Sunday, September 22, 2013

Tales of Leonardo: Blind Sight #1


Publication date: June, 2006

Story and art: Jim Lawson
Lettering: Erik Swanson

“Blind Sight, Part 1”

Summary:

Michelangelo guides Leonardo up a staircase and to the roof of a building.  Mikey is babying Leo because he’s blind, which Leo resents.  Leo apologizes to Mikey for snapping at him; he’s having a rough night as Donatello just told him the tests on his eyesight restoration don’t look very hopeful.  Breathing in the night air, he asks Mikey if he’s expended any thought on what their lives would be like if they gave up being warriors.  Mikey tells Leo not to lose hope and dodges the conversation. 


Leo asks to be left alone and as soon as Mikey leaves, he feels his way to a radio tower and climbs to the top.  Once there, he draws his swords and lets out a scream of anguish and frustration.  Just then, one of the struts he’s standing on breaks.  Leo falls from the tower all the way to the sidewalk below, landing on his own sword and impaling himself.

Pedestrians gather around his corpse, confused and frightened at what the “creature” might be.  The police quickly take charge and cover up the body.  The Sergeant fends off the press until the detectives arrive.  They’re all very concerned about where the corpse came from.  Forensics find his swords and reconstruct that the creature fell from the tower.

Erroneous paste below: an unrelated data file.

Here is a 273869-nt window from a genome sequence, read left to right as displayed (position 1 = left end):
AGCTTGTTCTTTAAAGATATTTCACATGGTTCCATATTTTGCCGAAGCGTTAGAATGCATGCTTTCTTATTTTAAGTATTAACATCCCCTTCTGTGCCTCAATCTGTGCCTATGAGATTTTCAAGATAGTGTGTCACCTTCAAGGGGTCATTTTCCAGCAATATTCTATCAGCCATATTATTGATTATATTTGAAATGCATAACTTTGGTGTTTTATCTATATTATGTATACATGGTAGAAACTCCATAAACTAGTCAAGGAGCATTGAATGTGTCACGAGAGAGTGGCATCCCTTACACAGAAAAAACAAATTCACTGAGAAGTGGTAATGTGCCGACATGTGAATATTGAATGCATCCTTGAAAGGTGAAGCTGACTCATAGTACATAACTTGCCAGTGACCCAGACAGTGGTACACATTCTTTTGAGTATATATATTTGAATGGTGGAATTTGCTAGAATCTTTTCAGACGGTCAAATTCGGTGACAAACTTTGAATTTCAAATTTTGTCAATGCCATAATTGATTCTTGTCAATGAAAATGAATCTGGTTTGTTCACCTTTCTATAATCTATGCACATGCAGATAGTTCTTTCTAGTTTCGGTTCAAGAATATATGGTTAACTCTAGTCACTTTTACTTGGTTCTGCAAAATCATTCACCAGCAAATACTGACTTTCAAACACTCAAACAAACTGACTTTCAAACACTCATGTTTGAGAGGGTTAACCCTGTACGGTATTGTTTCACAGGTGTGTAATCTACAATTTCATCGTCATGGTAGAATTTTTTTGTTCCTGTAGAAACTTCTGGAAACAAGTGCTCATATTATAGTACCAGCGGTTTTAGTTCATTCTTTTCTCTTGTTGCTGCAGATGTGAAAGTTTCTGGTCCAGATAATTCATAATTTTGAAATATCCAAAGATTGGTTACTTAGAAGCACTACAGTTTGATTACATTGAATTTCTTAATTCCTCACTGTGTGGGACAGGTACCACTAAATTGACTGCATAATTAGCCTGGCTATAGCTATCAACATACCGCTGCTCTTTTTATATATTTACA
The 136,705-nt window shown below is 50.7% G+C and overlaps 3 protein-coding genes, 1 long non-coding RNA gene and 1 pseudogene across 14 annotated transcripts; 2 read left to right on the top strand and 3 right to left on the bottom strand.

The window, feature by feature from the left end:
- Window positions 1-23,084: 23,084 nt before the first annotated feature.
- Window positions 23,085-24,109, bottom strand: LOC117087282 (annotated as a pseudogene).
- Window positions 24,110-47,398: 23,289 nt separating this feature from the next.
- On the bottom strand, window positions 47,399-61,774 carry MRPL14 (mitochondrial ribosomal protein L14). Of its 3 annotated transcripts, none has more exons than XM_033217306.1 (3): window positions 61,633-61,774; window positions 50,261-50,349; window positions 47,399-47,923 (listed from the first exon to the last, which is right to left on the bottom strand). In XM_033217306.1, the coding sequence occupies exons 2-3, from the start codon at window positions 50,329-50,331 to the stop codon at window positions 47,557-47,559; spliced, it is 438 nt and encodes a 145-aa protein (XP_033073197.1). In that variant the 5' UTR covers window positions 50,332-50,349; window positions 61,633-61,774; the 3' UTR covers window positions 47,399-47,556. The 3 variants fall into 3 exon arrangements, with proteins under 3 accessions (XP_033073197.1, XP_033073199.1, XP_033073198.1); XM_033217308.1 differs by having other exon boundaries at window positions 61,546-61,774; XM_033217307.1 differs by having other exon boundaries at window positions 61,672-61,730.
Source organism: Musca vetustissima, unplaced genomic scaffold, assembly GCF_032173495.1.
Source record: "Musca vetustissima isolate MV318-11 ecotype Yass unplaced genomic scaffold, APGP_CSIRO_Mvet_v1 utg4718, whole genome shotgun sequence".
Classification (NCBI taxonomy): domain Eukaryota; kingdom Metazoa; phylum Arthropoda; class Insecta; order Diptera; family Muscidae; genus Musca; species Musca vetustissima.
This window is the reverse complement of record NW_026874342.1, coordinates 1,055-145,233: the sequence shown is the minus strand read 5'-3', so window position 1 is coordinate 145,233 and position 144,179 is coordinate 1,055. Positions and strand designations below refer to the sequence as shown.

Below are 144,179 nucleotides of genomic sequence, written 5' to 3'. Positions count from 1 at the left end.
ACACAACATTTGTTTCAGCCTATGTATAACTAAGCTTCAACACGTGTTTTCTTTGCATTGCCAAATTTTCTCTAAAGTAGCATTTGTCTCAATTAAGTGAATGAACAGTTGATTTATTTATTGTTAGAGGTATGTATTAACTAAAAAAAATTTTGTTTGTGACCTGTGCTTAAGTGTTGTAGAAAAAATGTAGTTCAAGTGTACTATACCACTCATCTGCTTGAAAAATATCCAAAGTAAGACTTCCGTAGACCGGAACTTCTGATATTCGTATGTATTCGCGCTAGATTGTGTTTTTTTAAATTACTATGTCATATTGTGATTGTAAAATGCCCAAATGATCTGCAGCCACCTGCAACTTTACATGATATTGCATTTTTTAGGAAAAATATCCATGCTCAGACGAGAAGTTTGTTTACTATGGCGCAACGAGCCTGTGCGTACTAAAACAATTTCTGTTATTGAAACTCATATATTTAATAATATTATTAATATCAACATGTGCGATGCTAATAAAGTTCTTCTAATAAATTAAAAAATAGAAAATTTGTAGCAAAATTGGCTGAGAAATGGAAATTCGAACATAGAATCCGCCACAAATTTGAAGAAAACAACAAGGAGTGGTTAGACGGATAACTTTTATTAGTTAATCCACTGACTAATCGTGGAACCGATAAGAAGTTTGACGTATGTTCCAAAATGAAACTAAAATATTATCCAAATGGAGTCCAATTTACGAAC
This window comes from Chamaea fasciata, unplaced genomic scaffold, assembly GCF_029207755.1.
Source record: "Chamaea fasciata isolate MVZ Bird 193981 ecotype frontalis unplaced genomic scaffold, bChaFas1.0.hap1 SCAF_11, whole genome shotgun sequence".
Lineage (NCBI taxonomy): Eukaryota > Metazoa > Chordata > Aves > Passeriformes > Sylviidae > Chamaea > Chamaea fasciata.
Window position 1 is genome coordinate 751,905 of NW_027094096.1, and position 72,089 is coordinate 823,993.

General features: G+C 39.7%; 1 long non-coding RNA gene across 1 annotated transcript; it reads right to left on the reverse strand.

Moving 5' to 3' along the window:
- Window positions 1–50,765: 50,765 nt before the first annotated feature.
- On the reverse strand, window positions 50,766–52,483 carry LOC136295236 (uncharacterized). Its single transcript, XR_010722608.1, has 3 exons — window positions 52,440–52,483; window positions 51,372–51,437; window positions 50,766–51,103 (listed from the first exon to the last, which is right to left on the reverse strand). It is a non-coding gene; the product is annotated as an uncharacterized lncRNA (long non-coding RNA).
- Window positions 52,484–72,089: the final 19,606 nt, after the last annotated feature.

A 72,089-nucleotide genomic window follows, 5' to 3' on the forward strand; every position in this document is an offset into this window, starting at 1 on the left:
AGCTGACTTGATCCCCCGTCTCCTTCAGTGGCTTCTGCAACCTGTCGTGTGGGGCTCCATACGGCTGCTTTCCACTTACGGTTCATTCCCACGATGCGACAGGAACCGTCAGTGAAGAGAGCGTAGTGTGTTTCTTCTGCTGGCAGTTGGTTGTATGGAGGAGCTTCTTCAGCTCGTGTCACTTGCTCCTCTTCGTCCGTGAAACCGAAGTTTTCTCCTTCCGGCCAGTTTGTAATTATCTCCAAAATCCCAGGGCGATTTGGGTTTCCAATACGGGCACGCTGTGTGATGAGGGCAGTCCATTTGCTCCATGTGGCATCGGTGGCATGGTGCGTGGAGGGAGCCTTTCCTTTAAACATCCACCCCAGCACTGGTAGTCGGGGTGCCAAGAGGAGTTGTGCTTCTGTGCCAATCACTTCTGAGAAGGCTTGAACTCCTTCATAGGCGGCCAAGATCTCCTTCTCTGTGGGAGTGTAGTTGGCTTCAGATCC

At the morgue, the detective, the coroner and a cryptozoologist convene on the nature of the dead body.  The crytozoologist suggests that the creature was intelligent, judging by the clothes he was wearing and the craftsmanship of his sword.  The coroner tells them that they lifted prints from the body’s carapace and plastron, and they were similar in shape to the prints of the corpse, suggesting that there of more of the creatures in the city.  They also collected a sample of dirt from the creature’s feet and traced its origin down to the sewers below Manhattan.

A short while later, a SWAT team begins scouring the sewers.  They find several of Donatello’s alarms and traps, and carefully deactivate them.  The traps and eventually lead them to the sewer lair.  They take Splinter, Mikey, Don and Raph by surprise, holding them at gunpoint and telling the mutants not to move.  Raph attacks and is shot dead.  The other Turtles and Splinter give up without a fight.  As he lay dying, Raph mumbles that none of this would have happened if Leo had been there.


Up on the radio tower, Leo awakens from his vision.  Sullenly, he drops his swords and lets them fall to the roof.


Turtle Tips:

*This story is continued from Tales of the TMNT (Vol. 2) #5.  The story continues in Tales of Leonardo: Blind Sight #2.


Review: